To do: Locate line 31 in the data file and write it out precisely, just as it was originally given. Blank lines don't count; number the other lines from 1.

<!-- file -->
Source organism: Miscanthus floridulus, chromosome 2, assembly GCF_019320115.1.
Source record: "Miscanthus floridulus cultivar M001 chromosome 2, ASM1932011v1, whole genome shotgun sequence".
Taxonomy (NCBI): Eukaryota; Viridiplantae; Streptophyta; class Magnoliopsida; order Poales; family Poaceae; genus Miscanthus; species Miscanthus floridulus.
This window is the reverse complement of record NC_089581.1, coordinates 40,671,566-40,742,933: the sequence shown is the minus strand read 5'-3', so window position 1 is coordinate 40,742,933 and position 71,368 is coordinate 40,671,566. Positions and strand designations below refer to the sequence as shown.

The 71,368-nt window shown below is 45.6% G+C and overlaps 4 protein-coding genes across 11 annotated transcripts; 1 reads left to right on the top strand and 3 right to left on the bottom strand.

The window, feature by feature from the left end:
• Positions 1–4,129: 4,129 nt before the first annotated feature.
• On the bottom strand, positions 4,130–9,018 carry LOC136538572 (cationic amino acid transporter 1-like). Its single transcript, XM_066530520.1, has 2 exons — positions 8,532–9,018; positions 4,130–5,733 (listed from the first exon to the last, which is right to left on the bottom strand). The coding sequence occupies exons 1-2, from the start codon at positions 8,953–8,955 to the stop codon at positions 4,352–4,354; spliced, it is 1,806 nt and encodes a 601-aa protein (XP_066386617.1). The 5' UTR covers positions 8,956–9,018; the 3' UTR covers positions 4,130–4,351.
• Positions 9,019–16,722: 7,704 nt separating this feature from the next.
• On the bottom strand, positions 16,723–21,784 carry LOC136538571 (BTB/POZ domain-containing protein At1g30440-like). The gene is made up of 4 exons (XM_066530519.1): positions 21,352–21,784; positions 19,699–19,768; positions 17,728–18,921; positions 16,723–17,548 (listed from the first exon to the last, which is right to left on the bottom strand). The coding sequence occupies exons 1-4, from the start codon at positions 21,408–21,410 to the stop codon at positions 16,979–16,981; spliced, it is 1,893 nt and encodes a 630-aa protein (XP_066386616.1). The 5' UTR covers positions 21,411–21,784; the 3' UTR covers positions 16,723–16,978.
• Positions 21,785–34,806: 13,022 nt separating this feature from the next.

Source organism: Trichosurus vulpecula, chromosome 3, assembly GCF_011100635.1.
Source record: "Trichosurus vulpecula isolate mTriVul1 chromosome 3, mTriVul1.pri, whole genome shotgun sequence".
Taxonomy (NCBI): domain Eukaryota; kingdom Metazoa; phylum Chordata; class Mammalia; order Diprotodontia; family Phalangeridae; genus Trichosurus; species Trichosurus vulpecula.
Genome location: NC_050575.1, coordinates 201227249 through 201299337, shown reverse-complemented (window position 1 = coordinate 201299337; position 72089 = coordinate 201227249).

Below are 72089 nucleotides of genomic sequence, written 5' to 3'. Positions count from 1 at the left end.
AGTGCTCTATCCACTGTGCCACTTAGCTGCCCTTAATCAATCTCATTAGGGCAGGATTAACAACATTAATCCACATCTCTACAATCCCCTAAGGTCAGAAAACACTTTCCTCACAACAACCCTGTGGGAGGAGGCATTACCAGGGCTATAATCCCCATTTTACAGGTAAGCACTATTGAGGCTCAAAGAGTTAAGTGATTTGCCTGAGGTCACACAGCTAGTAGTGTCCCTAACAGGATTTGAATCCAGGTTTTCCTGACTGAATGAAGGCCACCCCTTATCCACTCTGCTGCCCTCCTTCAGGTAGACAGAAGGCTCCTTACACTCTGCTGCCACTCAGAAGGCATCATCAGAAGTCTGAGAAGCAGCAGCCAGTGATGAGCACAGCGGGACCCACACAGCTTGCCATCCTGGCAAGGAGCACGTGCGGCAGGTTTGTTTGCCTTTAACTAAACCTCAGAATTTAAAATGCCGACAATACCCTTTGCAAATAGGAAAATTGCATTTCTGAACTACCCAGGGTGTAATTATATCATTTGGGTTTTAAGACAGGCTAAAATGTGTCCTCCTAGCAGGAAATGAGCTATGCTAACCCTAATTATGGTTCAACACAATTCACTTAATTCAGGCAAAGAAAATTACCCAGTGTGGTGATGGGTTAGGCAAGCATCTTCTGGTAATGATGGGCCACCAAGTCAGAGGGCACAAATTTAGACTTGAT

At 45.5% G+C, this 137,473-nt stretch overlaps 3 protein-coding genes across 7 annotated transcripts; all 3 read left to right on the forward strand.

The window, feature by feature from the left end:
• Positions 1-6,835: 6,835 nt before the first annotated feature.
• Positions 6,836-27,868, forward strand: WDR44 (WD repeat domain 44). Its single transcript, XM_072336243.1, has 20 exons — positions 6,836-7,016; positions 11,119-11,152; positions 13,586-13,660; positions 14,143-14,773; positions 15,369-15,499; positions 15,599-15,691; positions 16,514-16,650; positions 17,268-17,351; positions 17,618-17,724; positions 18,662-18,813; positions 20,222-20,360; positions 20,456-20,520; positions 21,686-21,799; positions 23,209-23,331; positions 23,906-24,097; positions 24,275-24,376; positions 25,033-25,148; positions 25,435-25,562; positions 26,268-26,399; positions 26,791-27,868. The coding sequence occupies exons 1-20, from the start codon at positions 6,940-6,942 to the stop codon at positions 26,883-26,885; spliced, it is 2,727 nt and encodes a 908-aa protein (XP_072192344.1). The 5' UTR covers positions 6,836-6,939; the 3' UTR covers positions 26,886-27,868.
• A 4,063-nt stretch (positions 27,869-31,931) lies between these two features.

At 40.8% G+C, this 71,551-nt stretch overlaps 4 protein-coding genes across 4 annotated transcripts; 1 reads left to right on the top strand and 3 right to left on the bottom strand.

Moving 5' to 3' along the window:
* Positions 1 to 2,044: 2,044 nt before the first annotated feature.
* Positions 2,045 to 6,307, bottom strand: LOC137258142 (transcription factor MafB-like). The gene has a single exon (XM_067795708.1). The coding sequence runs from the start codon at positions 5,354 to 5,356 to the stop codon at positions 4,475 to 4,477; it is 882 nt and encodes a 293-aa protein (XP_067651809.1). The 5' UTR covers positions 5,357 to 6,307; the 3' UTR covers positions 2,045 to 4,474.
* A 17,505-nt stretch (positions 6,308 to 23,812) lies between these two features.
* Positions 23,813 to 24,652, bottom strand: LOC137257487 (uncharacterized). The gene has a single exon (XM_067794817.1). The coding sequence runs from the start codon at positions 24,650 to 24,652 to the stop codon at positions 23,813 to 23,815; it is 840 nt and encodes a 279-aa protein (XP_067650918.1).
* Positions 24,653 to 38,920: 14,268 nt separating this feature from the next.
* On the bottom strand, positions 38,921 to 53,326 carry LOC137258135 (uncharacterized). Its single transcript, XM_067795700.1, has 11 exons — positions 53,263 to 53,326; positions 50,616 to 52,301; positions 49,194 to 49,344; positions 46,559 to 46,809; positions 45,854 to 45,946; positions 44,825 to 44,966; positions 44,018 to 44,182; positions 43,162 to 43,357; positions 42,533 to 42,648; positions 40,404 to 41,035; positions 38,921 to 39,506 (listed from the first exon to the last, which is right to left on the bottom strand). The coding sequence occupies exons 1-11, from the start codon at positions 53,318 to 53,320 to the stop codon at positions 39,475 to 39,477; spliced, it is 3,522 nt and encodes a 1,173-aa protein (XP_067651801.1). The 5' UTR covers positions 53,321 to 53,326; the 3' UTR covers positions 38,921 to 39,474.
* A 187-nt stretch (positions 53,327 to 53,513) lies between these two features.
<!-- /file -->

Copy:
* A 187-nt stretch (positions 53,327 to 53,513) lies between these two features.